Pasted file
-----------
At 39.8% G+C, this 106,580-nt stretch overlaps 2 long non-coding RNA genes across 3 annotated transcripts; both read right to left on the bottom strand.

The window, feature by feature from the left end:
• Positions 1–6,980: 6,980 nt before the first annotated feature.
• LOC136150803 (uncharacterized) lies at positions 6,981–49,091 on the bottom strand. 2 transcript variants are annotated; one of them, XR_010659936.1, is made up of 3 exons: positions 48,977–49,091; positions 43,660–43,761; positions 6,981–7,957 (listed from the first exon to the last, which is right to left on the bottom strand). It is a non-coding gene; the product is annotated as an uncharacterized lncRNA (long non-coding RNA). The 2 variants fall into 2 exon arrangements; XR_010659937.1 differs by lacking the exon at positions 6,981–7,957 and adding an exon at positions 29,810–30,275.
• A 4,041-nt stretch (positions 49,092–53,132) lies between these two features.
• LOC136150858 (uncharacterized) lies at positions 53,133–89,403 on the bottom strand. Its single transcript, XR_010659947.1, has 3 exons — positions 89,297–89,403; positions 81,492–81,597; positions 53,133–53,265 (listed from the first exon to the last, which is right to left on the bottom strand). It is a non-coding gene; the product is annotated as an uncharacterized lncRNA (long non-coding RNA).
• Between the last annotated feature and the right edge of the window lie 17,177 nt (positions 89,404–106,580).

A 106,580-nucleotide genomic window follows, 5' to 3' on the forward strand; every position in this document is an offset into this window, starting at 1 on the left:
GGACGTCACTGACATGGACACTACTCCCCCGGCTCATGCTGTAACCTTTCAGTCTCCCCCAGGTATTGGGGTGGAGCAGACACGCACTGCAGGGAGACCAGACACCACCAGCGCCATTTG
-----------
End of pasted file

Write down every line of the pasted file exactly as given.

At 39.8% G+C, this 106,580-nt stretch overlaps 2 long non-coding RNA genes across 3 annotated transcripts; both read right to left on the bottom strand.

The window, feature by feature from the left end:
• Positions 1–6,980: 6,980 nt before the first annotated feature.
• LOC136150803 (uncharacterized) lies at positions 6,981–49,091 on the bottom strand. 2 transcript variants are annotated; one of them, XR_010659936.1, is made up of 3 exons: positions 48,977–49,091; positions 43,660–43,761; positions 6,981–7,957 (listed from the first exon to the last, which is right to left on the bottom strand). It is a non-coding gene; the product is annotated as an uncharacterized lncRNA (long non-coding RNA). The 2 variants fall into 2 exon arrangements; XR_010659937.1 differs by lacking the exon at positions 6,981–7,957 and adding an exon at positions 29,810–30,275.
• A 4,041-nt stretch (positions 49,092–53,132) lies between these two features.
• LOC136150858 (uncharacterized) lies at positions 53,133–89,403 on the bottom strand. Its single transcript, XR_010659947.1, has 3 exons — positions 89,297–89,403; positions 81,492–81,597; positions 53,133–53,265 (listed from the first exon to the last, which is right to left on the bottom strand). It is a non-coding gene; the product is annotated as an uncharacterized lncRNA (long non-coding RNA).
• Between the last annotated feature and the right edge of the window lie 17,177 nt (positions 89,404–106,580).

A 106,580-nucleotide genomic window follows, 5' to 3' on the forward strand; every position in this document is an offset into this window, starting at 1 on the left:
GGACGTCACTGACATGGACACTACTCCCCCGGCTCATGCTGTAACCTTTCAGTCTCCCCCAGGTATTGGGGTGGAGCAGACACGCACTGCAGGGAGACCAGACACCACCAGCGCCATTTG